* Variety: SoCal’s Amoeba.com sells digitized vinyl and shellac rarities. Site includes “4,500 artist bios and 6,500 record reviews.”

* Gearheads: CDM pictures from NAMM 2013

MP3 Fans of Pole and Autechre will enjoy the Alicia Hush podcast over at Igloofest. (60m) And probably the Misstress Barbara one as well. (103m)

* Cymascope – sound made visible.

* CDM introduces us to the new Prophet-12 synth. Quite the knob-per-feature beast. Whether it even approaches the Waldorf Q soundwise remains to be seen.

* Read an article about the 30th anniversary of MIDI at the The Quietus. @DrElectro.

MIX Audio blog Aquarium Drunkard, at a new location, has put up Sidecar Transmission #10. 28 welcome m.

MIX Getcher red hot, recent, NSFW DJ Shadow mix here here. (86m)

MIX Need a couple for the weekend? DJ/rupture has put up 8+hours of mixes (2001-2012) with notes on each. In this 21m vid from Gel 2011 he demos the craft. [via MeFi]

* Vice magazine has taken it upon itself to hire Clive Martin to Explain Rave Culture to Americans.

Now, thousands of your previously clean-cut, “Euro-fag”-hating teenagers are trading in their Ozzfest tickets for Skrillex stadium shows and making signs that say “Daft Punk Rocks!” at Coachella.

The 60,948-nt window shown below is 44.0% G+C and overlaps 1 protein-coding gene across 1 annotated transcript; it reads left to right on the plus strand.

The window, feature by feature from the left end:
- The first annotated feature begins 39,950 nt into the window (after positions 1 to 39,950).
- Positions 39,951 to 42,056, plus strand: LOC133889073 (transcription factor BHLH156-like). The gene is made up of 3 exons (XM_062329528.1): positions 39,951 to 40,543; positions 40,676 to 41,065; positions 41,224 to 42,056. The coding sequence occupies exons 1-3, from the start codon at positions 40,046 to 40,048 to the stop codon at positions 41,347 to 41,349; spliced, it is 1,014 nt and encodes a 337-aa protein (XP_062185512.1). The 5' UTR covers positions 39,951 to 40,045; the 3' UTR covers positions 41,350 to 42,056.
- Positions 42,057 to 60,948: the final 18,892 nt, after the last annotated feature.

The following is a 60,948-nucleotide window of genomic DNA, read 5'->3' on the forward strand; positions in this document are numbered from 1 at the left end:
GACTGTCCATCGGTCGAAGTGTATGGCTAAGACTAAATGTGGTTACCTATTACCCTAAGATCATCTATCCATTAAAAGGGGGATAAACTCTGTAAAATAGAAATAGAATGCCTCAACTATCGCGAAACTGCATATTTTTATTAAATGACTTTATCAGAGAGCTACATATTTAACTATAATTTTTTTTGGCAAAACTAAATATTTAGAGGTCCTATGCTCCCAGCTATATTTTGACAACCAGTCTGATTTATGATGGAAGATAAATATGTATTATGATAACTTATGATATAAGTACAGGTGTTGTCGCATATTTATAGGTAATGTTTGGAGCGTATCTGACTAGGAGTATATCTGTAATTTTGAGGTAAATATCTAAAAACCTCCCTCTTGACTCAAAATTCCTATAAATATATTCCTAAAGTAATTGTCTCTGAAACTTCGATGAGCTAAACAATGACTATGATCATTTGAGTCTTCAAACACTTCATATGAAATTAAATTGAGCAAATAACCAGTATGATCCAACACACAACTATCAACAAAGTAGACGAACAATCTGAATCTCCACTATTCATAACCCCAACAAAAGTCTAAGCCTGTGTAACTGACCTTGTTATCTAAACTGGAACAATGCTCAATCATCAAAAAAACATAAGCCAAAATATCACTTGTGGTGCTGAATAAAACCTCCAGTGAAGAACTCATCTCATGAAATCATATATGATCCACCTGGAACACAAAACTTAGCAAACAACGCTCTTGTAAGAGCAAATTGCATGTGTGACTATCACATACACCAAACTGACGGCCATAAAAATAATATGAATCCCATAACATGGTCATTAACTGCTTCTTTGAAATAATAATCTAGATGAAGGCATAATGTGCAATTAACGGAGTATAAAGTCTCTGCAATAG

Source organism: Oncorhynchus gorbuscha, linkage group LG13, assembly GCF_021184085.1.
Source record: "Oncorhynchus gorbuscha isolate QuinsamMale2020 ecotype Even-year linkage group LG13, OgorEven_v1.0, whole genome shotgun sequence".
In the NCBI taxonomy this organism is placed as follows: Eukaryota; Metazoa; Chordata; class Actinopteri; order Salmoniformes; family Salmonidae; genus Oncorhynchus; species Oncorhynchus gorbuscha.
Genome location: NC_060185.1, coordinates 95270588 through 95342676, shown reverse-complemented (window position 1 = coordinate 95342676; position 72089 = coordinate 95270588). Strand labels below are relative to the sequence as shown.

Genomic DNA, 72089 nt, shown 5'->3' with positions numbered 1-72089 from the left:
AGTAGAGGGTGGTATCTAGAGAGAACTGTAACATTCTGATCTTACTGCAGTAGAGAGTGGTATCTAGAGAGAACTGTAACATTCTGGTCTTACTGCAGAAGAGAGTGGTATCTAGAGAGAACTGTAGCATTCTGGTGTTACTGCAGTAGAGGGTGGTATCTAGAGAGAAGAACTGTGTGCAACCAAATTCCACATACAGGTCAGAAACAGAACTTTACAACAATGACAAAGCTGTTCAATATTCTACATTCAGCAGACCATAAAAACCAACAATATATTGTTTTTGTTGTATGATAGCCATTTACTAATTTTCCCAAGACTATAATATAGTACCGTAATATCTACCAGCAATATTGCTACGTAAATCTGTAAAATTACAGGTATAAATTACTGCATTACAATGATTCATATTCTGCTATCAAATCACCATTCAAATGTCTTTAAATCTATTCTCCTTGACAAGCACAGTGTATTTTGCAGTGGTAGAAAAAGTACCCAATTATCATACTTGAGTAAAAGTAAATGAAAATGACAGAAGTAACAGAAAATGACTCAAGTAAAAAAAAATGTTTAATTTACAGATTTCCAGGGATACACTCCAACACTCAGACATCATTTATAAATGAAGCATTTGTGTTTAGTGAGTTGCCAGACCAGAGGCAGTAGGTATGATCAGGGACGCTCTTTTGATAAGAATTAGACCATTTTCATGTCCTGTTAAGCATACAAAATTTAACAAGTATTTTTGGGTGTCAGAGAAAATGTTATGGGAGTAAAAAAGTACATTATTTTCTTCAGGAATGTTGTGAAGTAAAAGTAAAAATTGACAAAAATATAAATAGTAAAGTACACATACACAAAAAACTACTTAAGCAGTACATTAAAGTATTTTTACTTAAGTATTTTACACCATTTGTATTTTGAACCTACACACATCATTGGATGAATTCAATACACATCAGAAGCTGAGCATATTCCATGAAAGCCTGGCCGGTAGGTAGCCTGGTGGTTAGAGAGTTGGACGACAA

POD Montreal Igloofest launches today, and they’ve put together a whole series of podcasts from past and upcoming acts.

* Wolfgang Palm, founder of PPG (1975-87), inventor of wavetable synthesis, maker of the PPG Wave line of synths, tells the story of those heady days at some length in the “History” section of his blog. “Today, nearly every digital synthesizer implements wavetable synthesis in some form.”

* Chris Roberts has an opinion on Bowie’s upcoming (March) album.

* BoingBoing visits the Library of Congress’ audiovisual archive.

AUD 1981 Black Flag interview in England. (Youtube, 11m) [via idealistpropaganda blog]

* How (from almost nothing!) Guitar Hero became a Billion-Dollar business

* Think you’re a King Crimson fan? Young Person’s Guide to King Crimson Album Art. In 17 parts. [via MeFi]

* Even after 5 years, WogBlog continues to find things to say about the Beatles. Roger says: “if we hear about something that has yet to be reported by other Beatles news services, we tend to write about it.”

* Dave Maier at 3 Quarks Daily offers us a Space Music Primer. If you want to delve deeper, try the immortal Hearts of Space website, andor the Ambient Music Guide. (don’t miss the mixes).

………………… December 2012 AUDs & ENDs